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The Shrinking Bond Market

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Trading volumes for most U.S. bonds declined in the first five months of 2011 from the same period a year earlier, according to SIFMA data. For Wall Street traders, that will likely mean layoffs.

The average daily trading volume in GSE mortgage-backed securities has been around 20 percent lower. Municipal bond trading also has declined by a similar percentage. The average daily volume in corporate debt trading has been lower every month except for February.

The only bright spot for trading volume has been U.S. Treasurys, which have been trading at much higher levels as investors position themselves for the end of the Federal Reserve's quantitative easing.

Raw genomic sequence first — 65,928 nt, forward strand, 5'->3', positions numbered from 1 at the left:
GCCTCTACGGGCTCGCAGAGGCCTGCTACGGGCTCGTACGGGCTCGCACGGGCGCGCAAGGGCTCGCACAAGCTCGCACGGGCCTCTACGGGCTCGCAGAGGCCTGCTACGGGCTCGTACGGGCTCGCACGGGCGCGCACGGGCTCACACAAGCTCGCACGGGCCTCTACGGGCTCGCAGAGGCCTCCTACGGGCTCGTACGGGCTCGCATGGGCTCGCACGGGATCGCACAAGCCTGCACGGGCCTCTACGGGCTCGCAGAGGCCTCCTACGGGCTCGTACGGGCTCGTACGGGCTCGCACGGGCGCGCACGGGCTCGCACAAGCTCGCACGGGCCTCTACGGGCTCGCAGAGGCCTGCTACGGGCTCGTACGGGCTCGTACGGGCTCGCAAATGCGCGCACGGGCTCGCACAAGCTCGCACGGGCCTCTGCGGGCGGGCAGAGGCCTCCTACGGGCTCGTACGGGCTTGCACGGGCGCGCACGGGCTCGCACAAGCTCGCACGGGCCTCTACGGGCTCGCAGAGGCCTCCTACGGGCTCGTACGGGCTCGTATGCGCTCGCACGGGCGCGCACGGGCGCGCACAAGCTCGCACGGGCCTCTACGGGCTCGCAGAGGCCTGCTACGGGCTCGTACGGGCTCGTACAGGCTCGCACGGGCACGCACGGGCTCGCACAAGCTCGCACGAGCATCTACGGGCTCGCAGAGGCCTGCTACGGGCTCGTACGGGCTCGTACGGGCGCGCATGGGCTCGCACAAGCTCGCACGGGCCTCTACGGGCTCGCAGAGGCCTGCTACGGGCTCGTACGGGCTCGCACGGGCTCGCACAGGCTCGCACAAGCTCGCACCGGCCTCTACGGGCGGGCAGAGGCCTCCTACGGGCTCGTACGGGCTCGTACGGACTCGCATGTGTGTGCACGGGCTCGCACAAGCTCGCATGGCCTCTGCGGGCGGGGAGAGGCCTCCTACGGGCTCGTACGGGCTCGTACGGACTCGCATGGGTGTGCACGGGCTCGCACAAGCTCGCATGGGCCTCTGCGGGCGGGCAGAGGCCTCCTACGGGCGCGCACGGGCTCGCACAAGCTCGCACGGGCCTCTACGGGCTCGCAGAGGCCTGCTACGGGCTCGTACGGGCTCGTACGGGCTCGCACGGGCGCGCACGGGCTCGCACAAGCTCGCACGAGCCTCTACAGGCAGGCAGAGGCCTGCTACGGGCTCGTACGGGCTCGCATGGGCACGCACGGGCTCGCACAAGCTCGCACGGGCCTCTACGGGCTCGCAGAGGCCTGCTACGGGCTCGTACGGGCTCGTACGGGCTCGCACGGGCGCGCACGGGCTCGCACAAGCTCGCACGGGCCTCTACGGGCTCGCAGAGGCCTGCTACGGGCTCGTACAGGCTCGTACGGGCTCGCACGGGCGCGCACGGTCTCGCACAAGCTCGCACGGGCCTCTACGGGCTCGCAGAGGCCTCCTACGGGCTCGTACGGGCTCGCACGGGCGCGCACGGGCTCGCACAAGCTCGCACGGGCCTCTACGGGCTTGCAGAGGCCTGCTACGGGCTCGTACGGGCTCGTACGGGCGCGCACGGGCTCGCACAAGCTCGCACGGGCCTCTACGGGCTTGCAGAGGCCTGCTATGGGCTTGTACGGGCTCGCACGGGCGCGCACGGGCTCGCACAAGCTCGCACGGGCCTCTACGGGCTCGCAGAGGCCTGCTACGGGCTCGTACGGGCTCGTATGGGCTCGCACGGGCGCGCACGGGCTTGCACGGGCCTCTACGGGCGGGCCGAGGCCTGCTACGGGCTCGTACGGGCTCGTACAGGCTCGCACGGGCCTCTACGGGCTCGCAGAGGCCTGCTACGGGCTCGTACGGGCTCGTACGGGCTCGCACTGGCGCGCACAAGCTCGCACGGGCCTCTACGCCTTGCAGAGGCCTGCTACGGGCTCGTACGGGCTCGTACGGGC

Fixed-income trading revenues for all major Wall Street firms declined in the first quarter of this year—by double digits at some firms. Given the thin volumes for the second quarter, it’s likely revenues will keep declining.

This will likely lead to more layoffs for fixed-income desks. Goldman Sachs Chief Financial Officer Gary Viniar said last month that if volumes remain depressed, the bank would likely have to reduce head count in its fixed-income division. Other banks—including JPMorgan Chase and Morgan Stanley —are also contemplating layoffs, according to people familiar with the matter.

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